The recent credit crisis has demonstrated how important it is for the community to support its Island-based banks with deposits. Many large off-Island banks have been forced to tighten lending standards due to risky loans and investments that have depleted their capital. Fortunately, Martha's Vineyard-based banks are well capitalized and are not experiencing asset quality problems. Because credit is not readily available at many larger off-Island banks, Island-based community banks are receiving an extraordinary volume of loan applications and are lending all of their deposits to qualified borrowers to fund local businesses, individuals, and local real estate.
The challenges facing the banking community, as well as the Martha's Vineyard economy in 2009, are the housing crisis, credit crisis, and deepening recession. The strong balance sheets and financial health of Martha's Vineyard-based banks position them for an important role in supporting the Martha's Vineyard economy. While hopeful for a good tourist season, we anticipate that revenues for merchants, restaurants, inns, and other tourism dependent businesses and services may be less than in prior years. This may require more lines of credit and greater usage as seasonal cash flow fluctuations may be more dramatic. Also, businesses may need additional working capital, since cash flow may not be adequate to fund needed capital investment. It is difficult to say how long the recession will last, but it is important for our local businesses to survive the downturn, so that they continue to maintain their payrolls and support each other and the local economy.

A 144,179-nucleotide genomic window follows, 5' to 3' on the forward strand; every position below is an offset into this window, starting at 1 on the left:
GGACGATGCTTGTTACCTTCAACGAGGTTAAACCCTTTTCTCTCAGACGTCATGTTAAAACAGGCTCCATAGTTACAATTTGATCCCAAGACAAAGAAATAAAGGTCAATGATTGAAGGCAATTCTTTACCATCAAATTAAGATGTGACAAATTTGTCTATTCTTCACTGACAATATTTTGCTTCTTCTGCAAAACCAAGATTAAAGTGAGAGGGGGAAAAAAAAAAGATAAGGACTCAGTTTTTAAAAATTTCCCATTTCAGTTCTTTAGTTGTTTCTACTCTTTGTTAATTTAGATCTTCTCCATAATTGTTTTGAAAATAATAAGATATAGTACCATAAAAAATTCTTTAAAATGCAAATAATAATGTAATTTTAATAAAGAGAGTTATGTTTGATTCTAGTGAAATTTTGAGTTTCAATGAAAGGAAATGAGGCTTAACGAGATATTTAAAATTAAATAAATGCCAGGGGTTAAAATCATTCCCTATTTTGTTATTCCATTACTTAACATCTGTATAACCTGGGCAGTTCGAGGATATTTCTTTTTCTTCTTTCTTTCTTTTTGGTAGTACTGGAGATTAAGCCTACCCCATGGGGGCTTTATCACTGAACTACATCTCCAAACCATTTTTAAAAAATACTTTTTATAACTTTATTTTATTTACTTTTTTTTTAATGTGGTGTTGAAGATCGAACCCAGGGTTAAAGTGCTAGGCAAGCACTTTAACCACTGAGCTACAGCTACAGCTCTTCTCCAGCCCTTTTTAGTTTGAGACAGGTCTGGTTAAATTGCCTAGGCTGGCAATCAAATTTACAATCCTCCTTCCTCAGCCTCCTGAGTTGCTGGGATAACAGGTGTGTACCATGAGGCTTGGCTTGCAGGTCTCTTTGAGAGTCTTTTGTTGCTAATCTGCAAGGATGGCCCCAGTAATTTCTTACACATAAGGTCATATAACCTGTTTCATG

File photo by Susan Safford
In these adverse credit markets, Martha's Vineyard-based banks continue to explore and find ways to fund purchases and improvements for Island homes for qualified borrowers through deposits, through government programs and through secondary market investors. Ultimately, the decline in real estate values and the success of the Treasury and Federal Reserve in driving down mortgage rates will make homes more affordable on Martha's Vineyard and reverse the sharp decline in sales. The decline in commodity prices and excess capacity should also result in lower costs for new construction. The wealth destruction in the markets and high unemployment are highly detrimental to a recovery. However, we are hopeful that there will be a turnaround in real estate as early as the second half of the New Year. Martha's Vineyard is one of the most desirable retirement and vacation locations on the East Coast, together with a proximity to New York and other population centers.